What a Vancouver millennial has learned in our nation's capital.
by Kirsten Avison
Five weeks ago, the Wazuku partners sent me to Ottawa with a laundry list of tasks: set up and help staff the new office, build brand awareness and drive some business opportunities Wazuku’s way.
No biggie, right?
Actually, I welcomed these challenges as a chance to advance my burgeoning career. It’s no secret that I am working towards becoming an associate at the firm. The (temporary) move to Ottawa is a chance to gain invaluable experience in areas outside my comfort zone as well as to make connections beyond my current networks.
I was also flattered. Brad Zubyk and Stephen Kukucha put faith in my ability to professionally and effectively tell their story and to represent the Wazuku brand and services. I had no intention of letting them down.
I must admit I wasn’t all bravado when I left home—the thought of cold calling a bunch of politically savvy government types was pretty intimidating, and networking is not exactly my strong suit (yet!). Regardless, I was determined to do my best. I grabbed my mittens and wool long johns and headed to Ottawa.
So, what can a millennial West Coaster learn in Ottawa in a month? As it turns out, quite a lot.
Observation no. 1
It’s cold here! I don’t mean grab-a-hat-and-mittens cold. I mean bundle-up-everything-except-your-eyeballs-and-stop-at-every-coffee-shop-you-can-until-you-finally-make-it-the-10-blocks-to-the-office cold. (Did I mention I’ve lived in Vancouver most of my life?) Even at -30°C people still dutifully make it into the office (albeit with stylish Sorels to complement their business suits).
On a day like last Tuesday, when it’s a relatively balmy -4°C, nobody except me goes to work because it’s threatening to snow 40 cm. I braved my way to the office (the empty streets should have been my first clue) only to open my computer and discover that every single one of my meetings had been cancelled. Then, our talented and experienced Associate here, Curtis O’Nyon, who also happens to be an Ottawa native, called to tell me I better head home before the snow started to fly.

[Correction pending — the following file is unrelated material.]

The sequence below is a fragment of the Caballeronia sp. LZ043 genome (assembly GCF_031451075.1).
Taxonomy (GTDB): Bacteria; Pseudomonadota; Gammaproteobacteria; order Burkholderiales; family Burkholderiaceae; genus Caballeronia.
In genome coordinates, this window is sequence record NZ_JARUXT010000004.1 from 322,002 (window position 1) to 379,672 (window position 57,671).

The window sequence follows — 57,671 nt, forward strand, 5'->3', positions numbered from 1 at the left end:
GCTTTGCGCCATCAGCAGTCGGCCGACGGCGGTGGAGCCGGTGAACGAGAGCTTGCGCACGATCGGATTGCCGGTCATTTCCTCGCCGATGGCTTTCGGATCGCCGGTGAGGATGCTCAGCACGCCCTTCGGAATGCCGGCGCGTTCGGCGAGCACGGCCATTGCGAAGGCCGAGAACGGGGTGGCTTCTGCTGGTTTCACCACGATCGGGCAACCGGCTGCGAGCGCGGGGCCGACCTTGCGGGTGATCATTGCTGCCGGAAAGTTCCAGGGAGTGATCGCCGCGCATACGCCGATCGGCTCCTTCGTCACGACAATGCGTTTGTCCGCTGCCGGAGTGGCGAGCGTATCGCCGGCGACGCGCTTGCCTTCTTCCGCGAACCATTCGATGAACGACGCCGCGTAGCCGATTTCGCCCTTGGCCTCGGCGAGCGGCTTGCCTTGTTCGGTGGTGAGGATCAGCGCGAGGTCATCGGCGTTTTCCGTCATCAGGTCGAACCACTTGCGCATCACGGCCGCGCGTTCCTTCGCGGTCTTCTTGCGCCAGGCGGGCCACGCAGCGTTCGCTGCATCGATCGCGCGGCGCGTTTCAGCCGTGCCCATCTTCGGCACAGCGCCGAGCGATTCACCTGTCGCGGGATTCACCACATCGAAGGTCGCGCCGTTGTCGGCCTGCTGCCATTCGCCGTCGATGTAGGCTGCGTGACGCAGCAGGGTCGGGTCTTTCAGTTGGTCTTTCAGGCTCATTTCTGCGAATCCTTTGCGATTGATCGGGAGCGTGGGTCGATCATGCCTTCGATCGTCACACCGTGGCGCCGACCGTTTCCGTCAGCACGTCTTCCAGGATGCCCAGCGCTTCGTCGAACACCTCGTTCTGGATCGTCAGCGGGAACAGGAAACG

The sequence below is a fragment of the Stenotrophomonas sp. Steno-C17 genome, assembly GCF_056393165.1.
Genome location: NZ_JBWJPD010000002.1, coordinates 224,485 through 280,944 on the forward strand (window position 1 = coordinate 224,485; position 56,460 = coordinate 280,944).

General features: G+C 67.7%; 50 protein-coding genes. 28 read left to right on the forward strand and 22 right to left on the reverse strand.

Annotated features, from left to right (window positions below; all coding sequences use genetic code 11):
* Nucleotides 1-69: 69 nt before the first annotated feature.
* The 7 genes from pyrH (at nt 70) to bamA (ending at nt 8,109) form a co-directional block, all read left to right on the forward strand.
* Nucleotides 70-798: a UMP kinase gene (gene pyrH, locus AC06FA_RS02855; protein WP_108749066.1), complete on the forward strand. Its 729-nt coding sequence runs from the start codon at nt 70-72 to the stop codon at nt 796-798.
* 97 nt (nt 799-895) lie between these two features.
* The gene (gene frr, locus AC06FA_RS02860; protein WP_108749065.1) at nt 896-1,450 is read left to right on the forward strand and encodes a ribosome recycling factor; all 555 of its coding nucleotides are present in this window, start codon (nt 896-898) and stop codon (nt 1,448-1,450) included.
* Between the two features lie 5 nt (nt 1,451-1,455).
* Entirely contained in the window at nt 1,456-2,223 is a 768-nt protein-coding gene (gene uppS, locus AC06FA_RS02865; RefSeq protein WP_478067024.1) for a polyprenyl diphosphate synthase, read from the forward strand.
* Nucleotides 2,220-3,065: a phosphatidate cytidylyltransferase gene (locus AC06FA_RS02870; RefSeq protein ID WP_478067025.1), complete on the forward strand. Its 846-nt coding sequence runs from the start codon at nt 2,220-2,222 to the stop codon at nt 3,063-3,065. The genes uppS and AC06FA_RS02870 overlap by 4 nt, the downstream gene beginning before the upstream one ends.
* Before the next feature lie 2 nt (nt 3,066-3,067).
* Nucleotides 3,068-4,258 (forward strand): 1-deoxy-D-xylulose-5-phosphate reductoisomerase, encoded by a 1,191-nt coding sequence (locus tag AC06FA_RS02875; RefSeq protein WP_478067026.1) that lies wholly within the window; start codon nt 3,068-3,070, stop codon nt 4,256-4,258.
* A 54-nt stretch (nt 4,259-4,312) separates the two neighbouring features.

As a Vancouverite who will take rain over snow any day, I’m not sure I’ll ever completely get the hang of the weather protocol in this most Canadian of Canadian cities, where the Mounties wear fur hats.
Observation no. 2
People are friendly in Ottawa! Our numerous Wazuku connections have been really helpful, and I’ve made new connections through the chambers of commerce and by cold calling organizations in the various industry groups where we have specialties. I even landed a lead through someone who shared my table at Bridgehead!
My impression is that in this cold, cold city, people are exceptionally warm and welcoming. I’m not sure if this is indicative of the culture surrounding the new, young government, or whether it’s always been like this in Ottawa. What I know is that, for the most part, people have been enthusiastic about meeting with me, offering advice, helping me make connections and even opening up about their business challenges.
Observation no. 3
In the process, I’ve learned something else—I know a lot more than I thought I did. It turns out that after years of working with the likes of Mike, Brad and Stephen, my skills and level of expertise are deeper than I thought. I am able to walk into corporations and organizations, listen to their stories, analyze their situations and come up with effective strategies that leverage Wazuku’s diverse set of services. What’s more, I’m finding my own unique voice, one that feels authentic and gives me the confidence to pick up the phone and make that next cold call.
It’s working. In this town full of lobbyists dining on steaks at Metropolitan Brasserie and glued to the Hill Times in the same way Vancouverites depend on the Georgia Straight, I’m hearing that Wazuku’s refreshing brand of government relations is a welcome addition.
Looks like things are warming up on this side of the country.
Kirsten Avison is a Senior Business Analyst at Wazuku Advisory Group and a key member of the strategic advisory team where she manages projects, conducts thorough strategic analyses and develops strong and lasting relationships with clients. She recently invested in her first pair of Sorels.